Instructional Design, Educational Technology, and LGBTQ Students: Which One of These Things Doesn't Belong?

Instructional Design, Educational Technology, and LGBTQ Students: Which One of These Things Doesn't Belong?

Lenora Jean Justice, Steven D. Hooker
DOI: 10.4018/978-1-5225-7787-4.ch007
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As diversity and social justice have become more important in education, educators are beginning to realize that their lessons, both real and virtual, need to be more inclusive. More specifically, this chapter addresses the culture, learning, and relationship with technology of a specific subset of students: individuals who identify as lesbian, gay, bisexual, transsexual/transgender, and queer/questioning (LGBTQ) or who have LGBTQ parents, guardians, friends, and/or family. Suggestions for educators on inclusive strategies when integrating technology into lessons through digital activities and various educational technology tools, as well as inclusive instructional design suggestions, are included. As for the question addressed in the title, none is the answer because all three of these things belong together in all forms of education, in all types of schools, and by all types of educators.
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If you, like the authors, grew up watching Sesame Street© (, you may be familiar with a reoccurring song:

One of these things is not like the others,

One of these things doesn’t belong,

Can you tell which thing is not like the others,

By the time I finish this song?

This song was even voted by Billboard as #12 in the top twelve Sesame Street© songs (Semigran, 2016), so you may remember how a collection of items would appear on the television screen as the song was playing. The purpose of the exercise was to determine a grouping for like items to figure out which item was not part of the grouping (i.e., three different kinds of shoes and one boot or three different kinds of red balloons and one blue balloon (Note – both examples currently appear on YouTube, search the first line of the song if you would like to see them)). This is a typical pre-school exercise with a cute, memorable song that you subsequently find yourself singing.

You may be wondering why you should determine which of these things, instructional design, educational technology, and LGBTQ students, does not belong. Many people would group instructional design and educational technology together since they are commonly used teaching tools. However, would consideration of the students be excluded from teaching strategies? Should teachers consider specific types of students as they are designing lessons and/or incorporating technology in education?

Without realizing it, many people, educators included, discriminate against this subset of students. Just by saying “Good morning, boys and girls” a teacher may have marginalized any student who identifies as lesbian, gay, bisexual, transsexual/transgender, and/or queer/questioning (LGBTQ). Although educators are usually supportive and try to make their classrooms safe spaces, this subset of students can be isolated and marginalized by educators who are not aware that their words and/or actions apply only to heterosexual students who identify with their biological gender and societal norms of either male or female. This type of discrimination is actually common at the very earliest of ages, as little girls are given dolls and tea sets while little boys are given footballs and toy trucks. This type of social construction has been handed down traditionally from generation to generation without considering individual differences. What about the boy who likes to dress up and play with dolls? What about the girl who plays with trucks and loves sports? Because of the traditional social construction of genders, these children are treated differently to the point that they may begin to feel that they are not normal, and/or something is wrong with them.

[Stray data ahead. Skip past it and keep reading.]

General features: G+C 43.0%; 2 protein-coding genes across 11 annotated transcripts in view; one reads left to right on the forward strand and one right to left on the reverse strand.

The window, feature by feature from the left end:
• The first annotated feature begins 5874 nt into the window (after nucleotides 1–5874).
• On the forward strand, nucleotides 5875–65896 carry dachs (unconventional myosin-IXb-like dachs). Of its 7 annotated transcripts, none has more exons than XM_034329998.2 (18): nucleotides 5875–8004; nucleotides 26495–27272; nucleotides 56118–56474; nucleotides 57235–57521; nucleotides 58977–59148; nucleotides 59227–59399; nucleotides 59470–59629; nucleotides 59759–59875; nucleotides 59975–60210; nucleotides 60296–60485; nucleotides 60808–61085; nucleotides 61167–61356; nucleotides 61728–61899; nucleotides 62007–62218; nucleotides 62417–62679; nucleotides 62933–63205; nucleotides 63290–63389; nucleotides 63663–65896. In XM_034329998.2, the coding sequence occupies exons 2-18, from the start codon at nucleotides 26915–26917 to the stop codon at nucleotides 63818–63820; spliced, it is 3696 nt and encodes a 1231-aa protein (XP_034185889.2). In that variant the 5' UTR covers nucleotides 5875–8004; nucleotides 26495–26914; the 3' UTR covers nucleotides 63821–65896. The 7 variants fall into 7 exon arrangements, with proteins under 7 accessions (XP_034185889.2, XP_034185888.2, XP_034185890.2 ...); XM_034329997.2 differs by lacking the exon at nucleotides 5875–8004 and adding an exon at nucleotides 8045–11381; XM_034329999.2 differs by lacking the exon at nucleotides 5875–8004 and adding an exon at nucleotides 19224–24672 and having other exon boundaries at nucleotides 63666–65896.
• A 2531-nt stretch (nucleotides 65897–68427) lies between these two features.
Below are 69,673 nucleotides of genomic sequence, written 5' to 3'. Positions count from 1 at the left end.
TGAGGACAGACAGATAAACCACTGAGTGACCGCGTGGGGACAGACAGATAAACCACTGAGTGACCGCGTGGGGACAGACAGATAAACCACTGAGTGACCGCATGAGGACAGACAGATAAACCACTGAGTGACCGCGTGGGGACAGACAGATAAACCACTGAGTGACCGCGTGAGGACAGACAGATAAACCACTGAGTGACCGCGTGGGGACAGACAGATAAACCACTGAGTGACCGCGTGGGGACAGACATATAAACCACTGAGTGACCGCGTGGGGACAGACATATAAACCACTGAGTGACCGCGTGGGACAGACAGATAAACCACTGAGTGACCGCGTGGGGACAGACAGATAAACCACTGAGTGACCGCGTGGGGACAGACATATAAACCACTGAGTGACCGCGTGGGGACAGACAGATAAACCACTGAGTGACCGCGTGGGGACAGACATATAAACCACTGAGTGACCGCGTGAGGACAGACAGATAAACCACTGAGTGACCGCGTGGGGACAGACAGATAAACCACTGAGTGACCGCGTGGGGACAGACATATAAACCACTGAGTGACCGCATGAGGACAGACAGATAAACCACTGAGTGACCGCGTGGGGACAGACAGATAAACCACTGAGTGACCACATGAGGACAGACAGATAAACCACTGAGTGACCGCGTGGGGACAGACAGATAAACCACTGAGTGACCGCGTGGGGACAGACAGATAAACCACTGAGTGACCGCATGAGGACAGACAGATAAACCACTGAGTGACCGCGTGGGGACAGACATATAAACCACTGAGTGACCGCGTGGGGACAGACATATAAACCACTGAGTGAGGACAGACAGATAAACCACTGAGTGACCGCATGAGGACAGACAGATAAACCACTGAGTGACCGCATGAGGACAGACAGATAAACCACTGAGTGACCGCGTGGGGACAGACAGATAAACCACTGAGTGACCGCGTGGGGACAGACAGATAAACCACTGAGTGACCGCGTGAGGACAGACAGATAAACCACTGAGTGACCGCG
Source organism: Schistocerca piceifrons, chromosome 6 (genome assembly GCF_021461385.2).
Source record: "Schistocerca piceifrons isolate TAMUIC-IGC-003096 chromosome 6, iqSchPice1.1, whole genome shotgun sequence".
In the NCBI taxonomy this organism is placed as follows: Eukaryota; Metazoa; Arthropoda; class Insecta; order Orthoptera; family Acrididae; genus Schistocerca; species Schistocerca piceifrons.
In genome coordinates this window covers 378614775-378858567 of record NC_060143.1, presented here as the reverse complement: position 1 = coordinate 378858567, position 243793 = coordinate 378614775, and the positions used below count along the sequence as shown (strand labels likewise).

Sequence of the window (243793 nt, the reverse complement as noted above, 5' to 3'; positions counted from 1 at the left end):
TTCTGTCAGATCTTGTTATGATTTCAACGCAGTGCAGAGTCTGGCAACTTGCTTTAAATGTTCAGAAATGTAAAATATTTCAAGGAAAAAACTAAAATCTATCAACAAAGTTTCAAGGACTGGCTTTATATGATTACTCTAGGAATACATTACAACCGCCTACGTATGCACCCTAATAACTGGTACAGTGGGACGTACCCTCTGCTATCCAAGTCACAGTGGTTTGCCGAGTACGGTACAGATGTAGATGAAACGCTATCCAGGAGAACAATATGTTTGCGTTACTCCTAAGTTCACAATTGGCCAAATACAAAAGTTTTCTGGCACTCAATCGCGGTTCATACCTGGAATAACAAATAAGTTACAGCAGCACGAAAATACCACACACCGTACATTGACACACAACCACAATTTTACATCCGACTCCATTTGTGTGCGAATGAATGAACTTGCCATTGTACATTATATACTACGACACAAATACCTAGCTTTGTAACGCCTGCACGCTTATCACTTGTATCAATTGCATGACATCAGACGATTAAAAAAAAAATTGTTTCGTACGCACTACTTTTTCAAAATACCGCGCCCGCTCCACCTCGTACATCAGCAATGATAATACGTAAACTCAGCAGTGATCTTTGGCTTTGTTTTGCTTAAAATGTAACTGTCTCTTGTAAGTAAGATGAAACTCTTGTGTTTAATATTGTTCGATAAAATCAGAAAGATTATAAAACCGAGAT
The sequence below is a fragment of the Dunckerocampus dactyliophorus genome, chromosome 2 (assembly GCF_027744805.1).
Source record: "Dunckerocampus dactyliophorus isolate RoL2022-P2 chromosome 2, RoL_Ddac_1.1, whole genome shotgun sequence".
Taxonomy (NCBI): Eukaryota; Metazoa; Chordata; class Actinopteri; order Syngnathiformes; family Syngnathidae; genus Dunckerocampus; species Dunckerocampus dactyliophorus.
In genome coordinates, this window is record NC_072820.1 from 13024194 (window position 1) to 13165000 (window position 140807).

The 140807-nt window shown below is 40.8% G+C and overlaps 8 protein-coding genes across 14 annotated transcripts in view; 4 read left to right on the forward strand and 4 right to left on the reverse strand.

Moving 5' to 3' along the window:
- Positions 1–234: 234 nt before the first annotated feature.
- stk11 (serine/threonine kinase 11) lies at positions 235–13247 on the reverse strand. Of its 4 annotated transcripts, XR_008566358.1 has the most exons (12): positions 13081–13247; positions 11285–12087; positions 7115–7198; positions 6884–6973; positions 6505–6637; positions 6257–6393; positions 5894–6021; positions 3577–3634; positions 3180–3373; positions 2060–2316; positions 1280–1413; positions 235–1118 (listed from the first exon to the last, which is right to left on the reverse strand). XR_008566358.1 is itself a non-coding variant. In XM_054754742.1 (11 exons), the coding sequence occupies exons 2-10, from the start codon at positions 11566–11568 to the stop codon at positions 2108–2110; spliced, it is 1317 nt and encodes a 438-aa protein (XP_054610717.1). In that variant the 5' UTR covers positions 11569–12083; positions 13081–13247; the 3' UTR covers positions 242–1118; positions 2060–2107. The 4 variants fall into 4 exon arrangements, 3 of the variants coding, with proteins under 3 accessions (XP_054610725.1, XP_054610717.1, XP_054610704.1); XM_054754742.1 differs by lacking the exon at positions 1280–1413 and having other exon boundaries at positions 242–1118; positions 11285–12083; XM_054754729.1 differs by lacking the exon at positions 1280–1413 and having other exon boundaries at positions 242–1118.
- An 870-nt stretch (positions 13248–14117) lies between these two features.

More recently, some schools are trying to be more inclusive by including locker rooms and bathrooms that are not gender specific. Moreover, classrooms, both real and virtual, are supposed to be inclusive areas where students are free to learn. How can an educator include LGBTQ students? Just being aware that there are students who do not fit into the binary gender system or that there are students who are not heterosexual or that some students have two mothers or two fathers is half the journey to inclusion, but there is more that can be done to be fully inclusive.

This chapter contains information about the LGBTQ culture and learning to help educators recognize and prevent any exclusionary or marginalizing behaviors that they may be perpetuating in their lessons. Although there are many strategies and considerations for welcoming LGBTQ students and students whose parents, family, or guardians are LGBTQ, this topic is comprehensive and cannot be covered in a single paper. Consequently, this chapter covers a very specific piece of education, instructional design, including the addition of technology. Every lesson in a classroom needs to be inclusive, even the virtual ones; therefore, this chapter covers strategies to include this subset of students, students who identify as LGBTQ or who have LGBTQ parents/guardians/friends/family, in lessons with digital activities and various educational technology tools.

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